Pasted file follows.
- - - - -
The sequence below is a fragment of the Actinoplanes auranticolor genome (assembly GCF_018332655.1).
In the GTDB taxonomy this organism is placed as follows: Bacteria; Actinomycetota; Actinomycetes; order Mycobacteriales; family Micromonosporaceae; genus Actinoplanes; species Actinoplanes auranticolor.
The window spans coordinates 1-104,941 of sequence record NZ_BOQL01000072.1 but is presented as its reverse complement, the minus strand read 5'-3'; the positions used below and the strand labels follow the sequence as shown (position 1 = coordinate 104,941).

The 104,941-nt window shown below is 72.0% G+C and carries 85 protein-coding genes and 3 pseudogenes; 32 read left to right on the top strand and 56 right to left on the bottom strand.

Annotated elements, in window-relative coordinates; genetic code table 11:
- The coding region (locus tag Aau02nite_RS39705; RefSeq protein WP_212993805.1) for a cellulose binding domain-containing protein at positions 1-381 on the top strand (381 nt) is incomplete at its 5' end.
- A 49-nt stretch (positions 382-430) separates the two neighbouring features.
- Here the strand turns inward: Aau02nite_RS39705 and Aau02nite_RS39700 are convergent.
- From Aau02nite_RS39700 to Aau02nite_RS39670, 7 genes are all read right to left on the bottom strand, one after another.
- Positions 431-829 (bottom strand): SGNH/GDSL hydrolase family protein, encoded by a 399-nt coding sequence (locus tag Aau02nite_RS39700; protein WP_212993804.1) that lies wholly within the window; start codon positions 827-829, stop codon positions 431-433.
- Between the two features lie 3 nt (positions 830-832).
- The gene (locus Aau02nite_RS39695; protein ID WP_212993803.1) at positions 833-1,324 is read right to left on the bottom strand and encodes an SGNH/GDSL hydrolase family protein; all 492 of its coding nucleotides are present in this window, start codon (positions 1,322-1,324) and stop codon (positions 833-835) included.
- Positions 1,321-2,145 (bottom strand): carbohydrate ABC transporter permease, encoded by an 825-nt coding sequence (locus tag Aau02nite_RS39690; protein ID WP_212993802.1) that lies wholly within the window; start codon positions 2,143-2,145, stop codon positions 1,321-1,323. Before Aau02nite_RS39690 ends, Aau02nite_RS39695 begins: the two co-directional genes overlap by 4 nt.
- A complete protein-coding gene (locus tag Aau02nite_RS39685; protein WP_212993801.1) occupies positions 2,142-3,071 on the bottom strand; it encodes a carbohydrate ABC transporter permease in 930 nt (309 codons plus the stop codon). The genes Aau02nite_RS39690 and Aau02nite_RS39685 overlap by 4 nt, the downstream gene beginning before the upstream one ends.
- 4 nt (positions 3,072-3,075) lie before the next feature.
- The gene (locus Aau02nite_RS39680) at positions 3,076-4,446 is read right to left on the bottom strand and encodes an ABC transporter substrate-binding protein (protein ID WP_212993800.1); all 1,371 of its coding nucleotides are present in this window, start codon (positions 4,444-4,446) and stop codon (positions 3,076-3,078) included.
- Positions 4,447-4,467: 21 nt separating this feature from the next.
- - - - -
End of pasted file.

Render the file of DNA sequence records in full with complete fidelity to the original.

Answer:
The sequence below is a fragment of the Actinoplanes auranticolor genome (assembly GCF_018332655.1).
In the GTDB taxonomy this organism is placed as follows: Bacteria; Actinomycetota; Actinomycetes; order Mycobacteriales; family Micromonosporaceae; genus Actinoplanes; species Actinoplanes auranticolor.
The window spans coordinates 1-104,941 of sequence record NZ_BOQL01000072.1 but is presented as its reverse complement, the minus strand read 5'-3'; the positions used below and the strand labels follow the sequence as shown (position 1 = coordinate 104,941).

The 104,941-nt window shown below is 72.0% G+C and carries 85 protein-coding genes and 3 pseudogenes; 32 read left to right on the top strand and 56 right to left on the bottom strand.

Annotated elements, in window-relative coordinates; genetic code table 11:
- The coding region (locus tag Aau02nite_RS39705; RefSeq protein WP_212993805.1) for a cellulose binding domain-containing protein at positions 1-381 on the top strand (381 nt) is incomplete at its 5' end.
- A 49-nt stretch (positions 382-430) separates the two neighbouring features.
- Here the strand turns inward: Aau02nite_RS39705 and Aau02nite_RS39700 are convergent.
- From Aau02nite_RS39700 to Aau02nite_RS39670, 7 genes are all read right to left on the bottom strand, one after another.
- Positions 431-829 (bottom strand): SGNH/GDSL hydrolase family protein, encoded by a 399-nt coding sequence (locus tag Aau02nite_RS39700; protein WP_212993804.1) that lies wholly within the window; start codon positions 827-829, stop codon positions 431-433.
- Between the two features lie 3 nt (positions 830-832).
- The gene (locus Aau02nite_RS39695; protein ID WP_212993803.1) at positions 833-1,324 is read right to left on the bottom strand and encodes an SGNH/GDSL hydrolase family protein; all 492 of its coding nucleotides are present in this window, start codon (positions 1,322-1,324) and stop codon (positions 833-835) included.
- Positions 1,321-2,145 (bottom strand): carbohydrate ABC transporter permease, encoded by an 825-nt coding sequence (locus tag Aau02nite_RS39690; protein ID WP_212993802.1) that lies wholly within the window; start codon positions 2,143-2,145, stop codon positions 1,321-1,323. Before Aau02nite_RS39690 ends, Aau02nite_RS39695 begins: the two co-directional genes overlap by 4 nt.
- A complete protein-coding gene (locus tag Aau02nite_RS39685; protein WP_212993801.1) occupies positions 2,142-3,071 on the bottom strand; it encodes a carbohydrate ABC transporter permease in 930 nt (309 codons plus the stop codon). The genes Aau02nite_RS39690 and Aau02nite_RS39685 overlap by 4 nt, the downstream gene beginning before the upstream one ends.
- 4 nt (positions 3,072-3,075) lie before the next feature.
- The gene (locus Aau02nite_RS39680) at positions 3,076-4,446 is read right to left on the bottom strand and encodes an ABC transporter substrate-binding protein (protein ID WP_212993800.1); all 1,371 of its coding nucleotides are present in this window, start codon (positions 4,444-4,446) and stop codon (positions 3,076-3,078) included.
- Positions 4,447-4,467: 21 nt separating this feature from the next.